Wrestling doesn't bring Hunter Rucklos any great accolades. No titles. Little individual glory.
When the Chesterton senior dislocated his left shoulder and partially tore his labrum late in the football season, it would have been easy for him to take the winter off to heal.
There was no chance.
"I love wrestling," Rucklos said. "I was upset about football. I'd played football since I was 8. As soon as I found out I had to sit out the rest of football season, I made sure I was good for wrestling."
Rucklos was medically cleared to return to the mat with the caveat that he wear a brace on his left shoulder.
"It bothers me some days, but it's not like it's pain that I can't get through," he said. "It's nothing really big."
Rucklos is 8-7, largely at 138 pounds, Heading into Saturday's Duneland Athletic Conference meet. The record is modest, but it's a quantum leap from last season, when he went 9-25 and finished fifth at 132 in the LaPorte Sectional.
"I could handle a whole team of Hunters," Chesterton coach Chris Joll said. "He's had his fair share of problems, like everybody else, but he's not one for complaining, for making excuses. He's always in the room. He's always there on time, working his butt off, saying 'yes sir.' He's a nice athlete, a very coachable kid. He does what he's told to do and sticks with things that work."
Rucklos had never wrestled before when he came out his sophomore season at the encouragement of some classmates.
"I was already in two sports (football and track) and wanted to do a third," he said. "Some friends thought it would be a good idea to wrestle because I was stronger and smaller. It's probably the toughest sport I've ever been in, but I like to push myself, in academics and sports. I like the conditioning. Friends like Chris (Katsafaros), I strive to be as good as him. I thought I could be up there maybe."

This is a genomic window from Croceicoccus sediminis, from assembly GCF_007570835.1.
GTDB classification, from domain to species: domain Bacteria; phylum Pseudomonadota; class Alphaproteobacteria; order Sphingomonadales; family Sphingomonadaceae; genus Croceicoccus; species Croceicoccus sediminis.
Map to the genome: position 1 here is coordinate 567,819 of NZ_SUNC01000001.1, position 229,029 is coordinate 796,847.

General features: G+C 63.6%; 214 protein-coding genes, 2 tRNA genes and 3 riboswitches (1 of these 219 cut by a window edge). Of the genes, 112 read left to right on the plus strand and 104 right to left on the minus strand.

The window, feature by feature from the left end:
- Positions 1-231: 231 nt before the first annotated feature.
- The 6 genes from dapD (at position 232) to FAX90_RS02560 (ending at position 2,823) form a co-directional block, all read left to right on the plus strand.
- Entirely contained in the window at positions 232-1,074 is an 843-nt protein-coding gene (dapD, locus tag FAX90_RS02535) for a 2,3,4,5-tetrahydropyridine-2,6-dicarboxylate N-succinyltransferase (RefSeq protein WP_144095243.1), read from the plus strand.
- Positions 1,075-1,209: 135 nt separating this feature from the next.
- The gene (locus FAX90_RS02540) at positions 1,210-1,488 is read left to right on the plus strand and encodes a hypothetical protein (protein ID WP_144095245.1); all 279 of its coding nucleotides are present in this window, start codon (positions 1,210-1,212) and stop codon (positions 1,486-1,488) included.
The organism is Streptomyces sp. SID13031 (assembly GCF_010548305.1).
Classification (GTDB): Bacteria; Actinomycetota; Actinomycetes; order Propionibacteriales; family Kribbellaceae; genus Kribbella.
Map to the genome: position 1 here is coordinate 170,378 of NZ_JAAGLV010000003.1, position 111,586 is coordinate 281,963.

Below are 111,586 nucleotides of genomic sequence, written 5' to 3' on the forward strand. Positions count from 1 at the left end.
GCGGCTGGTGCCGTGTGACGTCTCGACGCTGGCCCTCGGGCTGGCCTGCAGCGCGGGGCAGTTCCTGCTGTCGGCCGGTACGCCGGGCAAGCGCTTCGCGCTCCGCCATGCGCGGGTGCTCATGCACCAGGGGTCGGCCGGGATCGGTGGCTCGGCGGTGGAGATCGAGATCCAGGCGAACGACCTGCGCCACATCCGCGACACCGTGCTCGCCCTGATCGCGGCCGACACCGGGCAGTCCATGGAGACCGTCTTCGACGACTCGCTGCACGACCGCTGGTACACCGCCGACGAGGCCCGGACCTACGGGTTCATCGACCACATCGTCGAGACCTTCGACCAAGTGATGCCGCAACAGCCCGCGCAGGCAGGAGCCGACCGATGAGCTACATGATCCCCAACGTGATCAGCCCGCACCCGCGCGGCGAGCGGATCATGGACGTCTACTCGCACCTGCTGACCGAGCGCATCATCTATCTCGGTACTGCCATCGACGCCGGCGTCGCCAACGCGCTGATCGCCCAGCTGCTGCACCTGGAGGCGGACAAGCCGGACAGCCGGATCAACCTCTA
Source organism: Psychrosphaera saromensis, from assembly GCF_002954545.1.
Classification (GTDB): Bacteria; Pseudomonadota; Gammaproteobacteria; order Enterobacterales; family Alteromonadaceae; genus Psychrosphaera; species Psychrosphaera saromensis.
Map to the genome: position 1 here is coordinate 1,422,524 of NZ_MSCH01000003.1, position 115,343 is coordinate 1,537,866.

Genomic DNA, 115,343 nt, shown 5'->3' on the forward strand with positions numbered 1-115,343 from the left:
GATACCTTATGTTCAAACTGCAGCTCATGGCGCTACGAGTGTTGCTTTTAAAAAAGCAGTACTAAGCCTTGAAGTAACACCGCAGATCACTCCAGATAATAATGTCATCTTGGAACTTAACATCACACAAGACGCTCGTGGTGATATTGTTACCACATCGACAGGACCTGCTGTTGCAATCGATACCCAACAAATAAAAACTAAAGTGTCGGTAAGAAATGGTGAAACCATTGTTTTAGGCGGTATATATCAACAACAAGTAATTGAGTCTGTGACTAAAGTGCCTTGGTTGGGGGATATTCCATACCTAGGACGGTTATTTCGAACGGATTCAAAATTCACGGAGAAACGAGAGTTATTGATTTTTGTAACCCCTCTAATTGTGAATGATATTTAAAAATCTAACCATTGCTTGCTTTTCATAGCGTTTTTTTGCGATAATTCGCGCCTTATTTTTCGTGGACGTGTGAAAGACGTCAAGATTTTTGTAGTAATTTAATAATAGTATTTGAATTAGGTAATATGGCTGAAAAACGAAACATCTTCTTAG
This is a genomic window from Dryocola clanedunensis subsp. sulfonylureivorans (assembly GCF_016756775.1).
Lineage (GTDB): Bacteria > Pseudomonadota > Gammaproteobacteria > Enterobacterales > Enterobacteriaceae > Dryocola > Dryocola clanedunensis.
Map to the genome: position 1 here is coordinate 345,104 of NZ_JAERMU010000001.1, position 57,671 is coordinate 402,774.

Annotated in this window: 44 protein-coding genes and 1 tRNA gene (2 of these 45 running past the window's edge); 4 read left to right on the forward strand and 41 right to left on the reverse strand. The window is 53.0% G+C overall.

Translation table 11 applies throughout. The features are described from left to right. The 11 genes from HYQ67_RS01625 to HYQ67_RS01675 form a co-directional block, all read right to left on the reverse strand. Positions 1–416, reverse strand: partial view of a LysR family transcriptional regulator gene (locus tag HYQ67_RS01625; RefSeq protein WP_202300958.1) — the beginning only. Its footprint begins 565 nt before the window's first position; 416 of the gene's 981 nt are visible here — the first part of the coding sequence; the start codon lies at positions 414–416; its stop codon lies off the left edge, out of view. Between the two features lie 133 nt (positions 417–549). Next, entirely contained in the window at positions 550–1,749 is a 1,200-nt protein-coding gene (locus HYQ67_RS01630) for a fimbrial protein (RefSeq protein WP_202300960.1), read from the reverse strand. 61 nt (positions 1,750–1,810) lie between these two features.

Realistically, Rucklos knows he's not likely to make a deep postseason run and vie for a state title like Katsafaros. That doesn't deter his efforts.
"I love winning," Rucklos said. "I take it bad when I lose, but when I get over it, I think about what I did wrong and ask the coaches what I need to do to get better. I want to be the best at what I do. I may not be the best but I know if I try, the hard work will help me later in life. Wrestling's pretty tough. I know if I can get through it, I can get through basically anything."
A 3.6 student, Rucklos plans to attend Purdue and aspires to be a radiologist.
"I want to go into the medical field, but something that doesn't involve so much blood," he said.
Rucklos' name probably won't end up on the practice room wall, but that doesn't mean he won't be missed.
"He's a great senior, a great leader," Joll said. "He's one of those kids who's gotten something from wrestling and who gives something back. He's gotten better as a wrestler and better as a person. When they're done, that's how you want them to be."